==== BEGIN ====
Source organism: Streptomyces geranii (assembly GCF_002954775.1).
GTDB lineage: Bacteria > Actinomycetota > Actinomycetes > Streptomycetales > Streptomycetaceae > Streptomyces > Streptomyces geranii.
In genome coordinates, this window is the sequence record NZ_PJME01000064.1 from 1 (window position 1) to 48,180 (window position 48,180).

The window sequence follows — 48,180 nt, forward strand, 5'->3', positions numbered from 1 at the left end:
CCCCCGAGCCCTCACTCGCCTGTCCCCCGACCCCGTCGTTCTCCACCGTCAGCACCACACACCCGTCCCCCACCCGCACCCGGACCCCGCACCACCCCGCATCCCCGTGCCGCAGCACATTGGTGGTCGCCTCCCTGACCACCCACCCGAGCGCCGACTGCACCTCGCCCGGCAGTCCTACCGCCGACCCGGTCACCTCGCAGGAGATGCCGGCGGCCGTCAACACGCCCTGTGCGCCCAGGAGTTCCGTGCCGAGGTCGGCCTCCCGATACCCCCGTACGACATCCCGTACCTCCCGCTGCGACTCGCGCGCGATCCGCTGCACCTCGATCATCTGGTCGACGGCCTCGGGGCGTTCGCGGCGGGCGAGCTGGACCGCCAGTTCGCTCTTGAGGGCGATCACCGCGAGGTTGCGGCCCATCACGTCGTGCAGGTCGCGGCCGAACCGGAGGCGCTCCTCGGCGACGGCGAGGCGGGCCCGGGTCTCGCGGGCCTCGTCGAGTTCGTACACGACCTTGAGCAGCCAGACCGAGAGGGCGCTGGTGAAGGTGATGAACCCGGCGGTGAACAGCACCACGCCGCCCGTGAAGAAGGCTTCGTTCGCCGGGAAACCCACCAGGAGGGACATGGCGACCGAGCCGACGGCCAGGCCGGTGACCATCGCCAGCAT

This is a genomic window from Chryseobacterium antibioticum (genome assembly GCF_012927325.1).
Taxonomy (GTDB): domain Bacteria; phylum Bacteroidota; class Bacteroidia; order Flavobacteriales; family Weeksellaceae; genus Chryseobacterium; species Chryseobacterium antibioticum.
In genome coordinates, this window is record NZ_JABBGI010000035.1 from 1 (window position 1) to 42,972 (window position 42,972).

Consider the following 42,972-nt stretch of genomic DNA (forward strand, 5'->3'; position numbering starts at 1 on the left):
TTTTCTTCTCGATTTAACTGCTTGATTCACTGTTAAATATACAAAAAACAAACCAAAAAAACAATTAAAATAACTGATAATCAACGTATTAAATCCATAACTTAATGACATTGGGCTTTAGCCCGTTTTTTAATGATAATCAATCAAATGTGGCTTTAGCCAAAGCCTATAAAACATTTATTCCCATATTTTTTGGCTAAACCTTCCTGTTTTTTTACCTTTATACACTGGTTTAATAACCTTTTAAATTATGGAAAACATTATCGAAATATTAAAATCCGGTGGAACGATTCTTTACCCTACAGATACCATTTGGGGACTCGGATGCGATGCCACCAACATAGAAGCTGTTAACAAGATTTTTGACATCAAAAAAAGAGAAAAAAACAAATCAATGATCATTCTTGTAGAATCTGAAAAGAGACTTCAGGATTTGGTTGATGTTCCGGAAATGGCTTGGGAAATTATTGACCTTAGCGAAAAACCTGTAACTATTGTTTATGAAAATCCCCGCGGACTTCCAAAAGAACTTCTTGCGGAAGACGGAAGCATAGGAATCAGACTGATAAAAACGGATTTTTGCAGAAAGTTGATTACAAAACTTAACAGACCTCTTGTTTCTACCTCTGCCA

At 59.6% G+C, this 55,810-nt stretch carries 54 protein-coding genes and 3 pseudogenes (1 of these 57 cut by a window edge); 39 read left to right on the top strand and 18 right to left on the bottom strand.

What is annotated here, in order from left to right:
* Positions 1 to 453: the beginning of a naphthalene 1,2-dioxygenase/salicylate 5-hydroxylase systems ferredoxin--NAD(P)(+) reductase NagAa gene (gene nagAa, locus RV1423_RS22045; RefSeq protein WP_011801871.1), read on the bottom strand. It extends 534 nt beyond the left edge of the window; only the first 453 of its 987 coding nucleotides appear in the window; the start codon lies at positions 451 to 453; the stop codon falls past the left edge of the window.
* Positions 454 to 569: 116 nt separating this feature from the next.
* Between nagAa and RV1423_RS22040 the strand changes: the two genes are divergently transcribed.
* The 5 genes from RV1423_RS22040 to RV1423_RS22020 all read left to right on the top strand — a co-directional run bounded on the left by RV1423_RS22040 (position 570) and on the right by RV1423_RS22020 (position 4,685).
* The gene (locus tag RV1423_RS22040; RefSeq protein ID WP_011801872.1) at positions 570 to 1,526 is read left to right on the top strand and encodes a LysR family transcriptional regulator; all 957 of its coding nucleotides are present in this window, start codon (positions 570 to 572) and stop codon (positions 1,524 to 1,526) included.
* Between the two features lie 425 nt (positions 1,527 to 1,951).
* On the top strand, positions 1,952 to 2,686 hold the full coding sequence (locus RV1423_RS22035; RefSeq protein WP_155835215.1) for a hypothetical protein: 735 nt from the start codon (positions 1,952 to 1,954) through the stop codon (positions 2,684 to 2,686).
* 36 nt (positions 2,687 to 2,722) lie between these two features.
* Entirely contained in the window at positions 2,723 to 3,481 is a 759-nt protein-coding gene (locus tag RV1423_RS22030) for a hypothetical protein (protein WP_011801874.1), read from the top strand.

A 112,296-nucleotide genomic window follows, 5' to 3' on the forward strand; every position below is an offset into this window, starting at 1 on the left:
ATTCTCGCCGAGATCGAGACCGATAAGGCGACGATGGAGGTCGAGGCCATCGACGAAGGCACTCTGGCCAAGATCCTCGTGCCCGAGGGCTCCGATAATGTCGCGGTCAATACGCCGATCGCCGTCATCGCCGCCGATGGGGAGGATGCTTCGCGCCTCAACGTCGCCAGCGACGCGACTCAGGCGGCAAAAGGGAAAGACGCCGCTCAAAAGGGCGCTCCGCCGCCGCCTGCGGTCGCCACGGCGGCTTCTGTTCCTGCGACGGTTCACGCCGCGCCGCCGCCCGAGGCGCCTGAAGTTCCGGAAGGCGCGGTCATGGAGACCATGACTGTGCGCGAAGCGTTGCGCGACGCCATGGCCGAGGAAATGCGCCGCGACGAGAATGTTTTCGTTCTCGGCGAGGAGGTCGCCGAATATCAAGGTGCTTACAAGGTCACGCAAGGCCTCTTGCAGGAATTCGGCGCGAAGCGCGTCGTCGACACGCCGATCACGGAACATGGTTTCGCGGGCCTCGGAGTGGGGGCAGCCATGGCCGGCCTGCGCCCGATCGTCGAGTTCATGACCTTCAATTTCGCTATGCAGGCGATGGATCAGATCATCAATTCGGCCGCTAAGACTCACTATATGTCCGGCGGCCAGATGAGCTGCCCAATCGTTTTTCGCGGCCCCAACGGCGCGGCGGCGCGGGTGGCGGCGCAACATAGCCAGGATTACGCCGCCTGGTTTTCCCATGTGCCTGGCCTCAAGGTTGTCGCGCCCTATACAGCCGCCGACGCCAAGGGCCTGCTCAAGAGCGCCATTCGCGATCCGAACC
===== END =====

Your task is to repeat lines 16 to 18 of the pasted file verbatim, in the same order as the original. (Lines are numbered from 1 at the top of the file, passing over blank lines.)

* The 5 genes from RV1423_RS22040 to RV1423_RS22020 all read left to right on the top strand — a co-directional run bounded on the left by RV1423_RS22040 (position 570) and on the right by RV1423_RS22020 (position 4,685).
* The gene (locus tag RV1423_RS22040; RefSeq protein ID WP_011801872.1) at positions 570 to 1,526 is read left to right on the top strand and encodes a LysR family transcriptional regulator; all 957 of its coding nucleotides are present in this window, start codon (positions 570 to 572) and stop codon (positions 1,524 to 1,526) included.
* Between the two features lie 425 nt (positions 1,527 to 1,951).